Krug, who resigned from George Washington last week, has not responded to multiple requests for comment about her case.

September 14, 2020

Duquesne University has placed an education professor on paid leave pending an investigation after short videos circulated on social media showing him using a racial slur in class, the Pittsburgh Post-Gazette reported.

In one of the videos, the professor, Gary Shank, says, “I’m giving you permission to use the word, OK? Because we’re using the word in a pedagogical sense. What’s the one word about race that we’re not allowed to use?”

“I’ll give you a hint. It starts with ‘N.’ … It’s even hard to say, OK? But, I’ll tell you the word, and again, I’m not using it any way other than to demonstrate a point. Fair enough?”

In the other video, Shank said the word was commonly heard in his youth and gave examples of how it was used, asking students if the usage would be acceptable today.

The Post-Gazette could not immediately reach Shank for comment. Shank did not respond to an email from Inside Higher Ed on Sunday.

September 14, 2020

The University of Virginia announced Friday it would remove a statue that depicts subjection of Native American people and rename or remove several other campus landmarks or buildings named after slaveholders.

The university’s Board of Visitors said it would work with Indigenous groups to find an off-campus location where it could relocate the controversial statue honoring George Rogers Clark, a military leader during the American Revolution credited with helping claim the Old Northwest Territory for the U.S. and noted for his military incursions against Native American tribes and villages. The statue calls Clark “Conqueror of the Northwest” and “features Indian people braced for submission,” according to a UVA Today article.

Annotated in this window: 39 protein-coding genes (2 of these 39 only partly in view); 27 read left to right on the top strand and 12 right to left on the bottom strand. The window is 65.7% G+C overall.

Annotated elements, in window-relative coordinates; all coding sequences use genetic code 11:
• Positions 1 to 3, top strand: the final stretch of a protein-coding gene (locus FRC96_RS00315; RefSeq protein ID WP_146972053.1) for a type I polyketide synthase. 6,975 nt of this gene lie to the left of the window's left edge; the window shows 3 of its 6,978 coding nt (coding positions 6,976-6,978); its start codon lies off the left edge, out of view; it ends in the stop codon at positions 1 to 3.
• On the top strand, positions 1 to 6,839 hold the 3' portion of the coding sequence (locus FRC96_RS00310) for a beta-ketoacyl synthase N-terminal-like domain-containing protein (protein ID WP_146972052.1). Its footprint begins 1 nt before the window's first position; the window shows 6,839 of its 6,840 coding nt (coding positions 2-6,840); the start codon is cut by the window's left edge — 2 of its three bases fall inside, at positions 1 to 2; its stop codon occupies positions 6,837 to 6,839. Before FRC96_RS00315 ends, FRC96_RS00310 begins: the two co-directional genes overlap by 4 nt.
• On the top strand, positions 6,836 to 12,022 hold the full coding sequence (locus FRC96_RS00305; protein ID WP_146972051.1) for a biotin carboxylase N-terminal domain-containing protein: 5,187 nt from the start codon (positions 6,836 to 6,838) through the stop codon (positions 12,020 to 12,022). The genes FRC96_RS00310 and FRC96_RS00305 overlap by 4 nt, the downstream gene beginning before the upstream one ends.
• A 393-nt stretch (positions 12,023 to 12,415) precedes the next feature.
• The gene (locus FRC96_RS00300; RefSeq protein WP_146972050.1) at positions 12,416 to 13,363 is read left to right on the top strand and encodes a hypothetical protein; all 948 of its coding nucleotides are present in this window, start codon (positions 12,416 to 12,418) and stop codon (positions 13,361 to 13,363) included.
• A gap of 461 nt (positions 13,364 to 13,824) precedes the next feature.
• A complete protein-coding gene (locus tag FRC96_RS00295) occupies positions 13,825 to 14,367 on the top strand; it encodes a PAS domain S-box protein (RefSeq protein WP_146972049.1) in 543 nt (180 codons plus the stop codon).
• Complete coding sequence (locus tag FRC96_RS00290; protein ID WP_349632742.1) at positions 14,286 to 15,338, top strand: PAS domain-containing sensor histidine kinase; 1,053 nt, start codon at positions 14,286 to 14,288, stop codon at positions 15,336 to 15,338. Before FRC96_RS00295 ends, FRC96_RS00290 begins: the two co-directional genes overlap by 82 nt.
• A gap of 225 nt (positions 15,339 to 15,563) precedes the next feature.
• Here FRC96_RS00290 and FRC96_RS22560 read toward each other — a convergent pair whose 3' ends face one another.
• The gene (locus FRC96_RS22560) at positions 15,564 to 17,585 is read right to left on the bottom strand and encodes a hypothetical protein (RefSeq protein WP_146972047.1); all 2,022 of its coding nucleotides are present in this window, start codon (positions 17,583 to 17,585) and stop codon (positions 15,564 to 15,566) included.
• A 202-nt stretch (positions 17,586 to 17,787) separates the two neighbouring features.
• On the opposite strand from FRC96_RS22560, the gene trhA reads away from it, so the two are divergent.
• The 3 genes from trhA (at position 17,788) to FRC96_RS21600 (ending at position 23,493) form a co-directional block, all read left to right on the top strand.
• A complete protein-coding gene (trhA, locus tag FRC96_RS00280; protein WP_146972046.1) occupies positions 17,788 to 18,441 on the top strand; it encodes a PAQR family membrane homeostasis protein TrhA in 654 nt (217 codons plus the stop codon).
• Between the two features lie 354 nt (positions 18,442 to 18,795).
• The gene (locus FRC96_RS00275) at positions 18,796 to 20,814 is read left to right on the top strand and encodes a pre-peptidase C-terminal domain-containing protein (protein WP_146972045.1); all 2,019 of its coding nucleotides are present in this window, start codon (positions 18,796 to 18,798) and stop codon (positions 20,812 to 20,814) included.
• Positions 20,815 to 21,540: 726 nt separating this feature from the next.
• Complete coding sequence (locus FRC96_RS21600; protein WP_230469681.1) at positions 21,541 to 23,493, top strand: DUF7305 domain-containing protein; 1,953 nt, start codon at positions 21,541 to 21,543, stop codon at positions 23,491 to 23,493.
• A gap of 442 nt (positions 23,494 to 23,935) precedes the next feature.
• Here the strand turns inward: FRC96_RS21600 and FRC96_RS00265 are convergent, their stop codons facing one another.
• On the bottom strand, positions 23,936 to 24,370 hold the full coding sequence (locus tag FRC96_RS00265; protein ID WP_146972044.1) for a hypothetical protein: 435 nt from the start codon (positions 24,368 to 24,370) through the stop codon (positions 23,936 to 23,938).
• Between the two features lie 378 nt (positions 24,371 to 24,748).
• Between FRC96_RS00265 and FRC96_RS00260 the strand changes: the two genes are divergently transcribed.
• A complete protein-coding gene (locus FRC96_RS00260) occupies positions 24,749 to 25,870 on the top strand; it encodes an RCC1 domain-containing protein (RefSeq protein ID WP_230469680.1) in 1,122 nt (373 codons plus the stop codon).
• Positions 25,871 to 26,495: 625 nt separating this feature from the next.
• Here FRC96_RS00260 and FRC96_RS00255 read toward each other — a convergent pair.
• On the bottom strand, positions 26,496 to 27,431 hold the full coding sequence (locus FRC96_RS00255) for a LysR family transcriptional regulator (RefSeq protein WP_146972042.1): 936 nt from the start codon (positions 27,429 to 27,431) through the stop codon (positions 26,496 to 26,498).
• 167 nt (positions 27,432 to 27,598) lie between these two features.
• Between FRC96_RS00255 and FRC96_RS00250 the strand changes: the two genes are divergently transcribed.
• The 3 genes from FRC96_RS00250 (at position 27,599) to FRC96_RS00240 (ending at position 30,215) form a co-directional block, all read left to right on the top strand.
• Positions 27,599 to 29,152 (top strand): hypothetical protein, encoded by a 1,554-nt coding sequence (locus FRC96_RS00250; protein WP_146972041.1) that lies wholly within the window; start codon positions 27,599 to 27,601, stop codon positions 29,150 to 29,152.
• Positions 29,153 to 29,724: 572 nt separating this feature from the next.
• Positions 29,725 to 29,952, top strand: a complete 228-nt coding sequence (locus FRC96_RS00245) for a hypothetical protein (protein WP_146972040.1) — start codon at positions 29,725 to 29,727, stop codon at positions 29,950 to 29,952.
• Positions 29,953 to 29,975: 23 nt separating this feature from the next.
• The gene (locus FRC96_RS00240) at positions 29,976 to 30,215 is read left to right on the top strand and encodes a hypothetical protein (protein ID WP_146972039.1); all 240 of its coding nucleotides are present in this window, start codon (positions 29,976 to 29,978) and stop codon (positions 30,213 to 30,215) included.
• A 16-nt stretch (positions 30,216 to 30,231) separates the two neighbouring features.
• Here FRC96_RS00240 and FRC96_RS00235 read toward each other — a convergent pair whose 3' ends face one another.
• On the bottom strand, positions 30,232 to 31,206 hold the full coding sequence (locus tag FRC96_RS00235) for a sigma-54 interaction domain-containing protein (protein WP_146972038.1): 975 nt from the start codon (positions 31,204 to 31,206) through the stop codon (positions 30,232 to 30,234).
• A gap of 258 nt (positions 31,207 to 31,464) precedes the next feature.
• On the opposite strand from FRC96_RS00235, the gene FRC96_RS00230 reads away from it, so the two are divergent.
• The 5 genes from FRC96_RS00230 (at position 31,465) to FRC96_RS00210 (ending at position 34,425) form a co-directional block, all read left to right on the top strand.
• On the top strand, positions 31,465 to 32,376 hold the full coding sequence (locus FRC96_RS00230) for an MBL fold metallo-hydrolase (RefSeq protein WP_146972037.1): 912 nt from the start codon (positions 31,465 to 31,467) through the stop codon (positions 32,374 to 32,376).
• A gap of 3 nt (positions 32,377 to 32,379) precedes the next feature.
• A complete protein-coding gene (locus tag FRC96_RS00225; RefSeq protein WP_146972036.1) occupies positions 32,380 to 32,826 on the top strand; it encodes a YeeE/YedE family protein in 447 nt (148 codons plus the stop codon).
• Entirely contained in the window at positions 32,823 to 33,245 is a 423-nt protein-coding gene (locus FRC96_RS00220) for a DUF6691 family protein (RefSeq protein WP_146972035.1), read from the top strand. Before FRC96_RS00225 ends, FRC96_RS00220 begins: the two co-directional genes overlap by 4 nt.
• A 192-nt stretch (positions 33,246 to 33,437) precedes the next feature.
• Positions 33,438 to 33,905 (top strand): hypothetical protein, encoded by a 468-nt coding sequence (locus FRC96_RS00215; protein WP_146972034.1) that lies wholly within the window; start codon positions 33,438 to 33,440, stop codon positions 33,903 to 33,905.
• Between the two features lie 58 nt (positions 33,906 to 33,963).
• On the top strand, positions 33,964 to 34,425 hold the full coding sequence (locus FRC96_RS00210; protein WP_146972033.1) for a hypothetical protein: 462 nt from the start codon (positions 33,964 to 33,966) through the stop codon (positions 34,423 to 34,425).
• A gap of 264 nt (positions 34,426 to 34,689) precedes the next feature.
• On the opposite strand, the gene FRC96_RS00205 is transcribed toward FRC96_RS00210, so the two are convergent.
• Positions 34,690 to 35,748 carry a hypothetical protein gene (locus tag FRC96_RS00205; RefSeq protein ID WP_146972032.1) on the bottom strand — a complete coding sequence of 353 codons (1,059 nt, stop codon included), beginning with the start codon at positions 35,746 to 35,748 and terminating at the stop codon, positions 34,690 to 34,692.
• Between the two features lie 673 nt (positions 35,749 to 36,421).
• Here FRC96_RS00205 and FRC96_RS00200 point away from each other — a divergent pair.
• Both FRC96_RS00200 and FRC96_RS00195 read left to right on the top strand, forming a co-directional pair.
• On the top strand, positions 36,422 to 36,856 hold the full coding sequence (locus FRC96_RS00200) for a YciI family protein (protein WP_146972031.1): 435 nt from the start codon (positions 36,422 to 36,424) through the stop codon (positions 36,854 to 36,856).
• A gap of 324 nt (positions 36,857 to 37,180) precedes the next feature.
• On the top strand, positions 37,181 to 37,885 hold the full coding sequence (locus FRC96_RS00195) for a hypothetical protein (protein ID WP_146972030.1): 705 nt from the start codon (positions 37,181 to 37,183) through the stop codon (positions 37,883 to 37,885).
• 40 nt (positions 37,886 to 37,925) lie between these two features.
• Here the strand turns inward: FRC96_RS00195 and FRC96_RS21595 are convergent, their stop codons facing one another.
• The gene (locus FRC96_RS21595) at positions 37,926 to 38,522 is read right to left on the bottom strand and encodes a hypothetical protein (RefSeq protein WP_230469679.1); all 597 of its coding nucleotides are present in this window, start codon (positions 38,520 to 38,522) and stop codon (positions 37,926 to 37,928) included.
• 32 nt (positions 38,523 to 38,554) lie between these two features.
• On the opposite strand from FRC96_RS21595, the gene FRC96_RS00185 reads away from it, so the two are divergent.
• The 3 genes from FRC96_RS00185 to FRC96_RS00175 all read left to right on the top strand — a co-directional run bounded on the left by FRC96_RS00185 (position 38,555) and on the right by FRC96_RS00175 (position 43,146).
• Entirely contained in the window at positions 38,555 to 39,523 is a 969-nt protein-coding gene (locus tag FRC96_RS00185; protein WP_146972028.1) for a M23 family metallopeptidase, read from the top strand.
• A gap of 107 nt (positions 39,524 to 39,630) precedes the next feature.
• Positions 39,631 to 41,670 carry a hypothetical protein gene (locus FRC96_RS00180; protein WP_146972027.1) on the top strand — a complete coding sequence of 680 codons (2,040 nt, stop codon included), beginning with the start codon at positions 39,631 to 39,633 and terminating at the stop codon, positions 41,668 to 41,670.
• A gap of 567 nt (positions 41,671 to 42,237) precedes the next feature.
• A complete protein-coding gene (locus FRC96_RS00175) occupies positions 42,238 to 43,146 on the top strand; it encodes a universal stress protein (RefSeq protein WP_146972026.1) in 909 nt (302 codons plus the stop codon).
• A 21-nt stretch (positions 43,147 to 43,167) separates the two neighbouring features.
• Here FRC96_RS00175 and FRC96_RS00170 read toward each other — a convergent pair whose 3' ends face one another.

The university also said it would rename its education school, dropping the name of J. L. M. Curry, a Confederate leader and slaveholder who advocated for free public education but opposed integrated schools, and remove the name of Henry Malcolm Withers, another Confederate leader and slaveholder, from Withers-Brown Hall at UVA School of Law. The university plans to rededicate or -- if rededication is not possible -- remove the Hume Memorial Wall, a Confederate memorial honoring Confederate soldier Frank Hume.

UVA's Board of Visitors also voted to “contextualize” the statue of Thomas Jefferson -- primary author of the Declaration of Independence, third president of the U.S. and UVA’s founder -- located on the north side of the university’s rotunda. UVA said in a press release that the resolution approved by the Board of Visitors “acknowledged Jefferson’s contributions to the University and the nation, but also pointed out that he owned slaves and used slave labor at UVA, in direct contradiction to the ideals of liberty and equality he professed.”

September 14, 2020

U.S. News & World Report released its annual rankings of colleges today -- with some tweaks to the methodology, but no significant changes in those colleges ranked at the top.

The main addition to the methodology was two measures of student debt: the average amount of accumulated federal loan debt among full-time undergraduate borrowers at graduation, and the percentage of full-time undergraduates in a graduating class who took out federal loans.

Those measures were added to the "outcomes" section of the rankings, increasing its total value from 35 percent to 40 percent. The weights for SAT and ACT scores, high school class standing, and alumni giving were reduced.

More information is available here.

September 14, 2020

Social media giant Facebook, which started as a networking site for college students, has come full circle, announcing the launch of a platform exclusively for students.

Facebook Campus is described as a “dedicated section of the Facebook app designed for students,” where shared content can only be seen by other people attending the same institution.

Facebook Campus will have its own chat rooms and a News Feed where students can see updates from classmates and find information about upcoming events. There will also be a campus directory where students can find other students by class, major, year and more -- a callback to the “early days when Facebook was a college-only network,” the company said in a press release.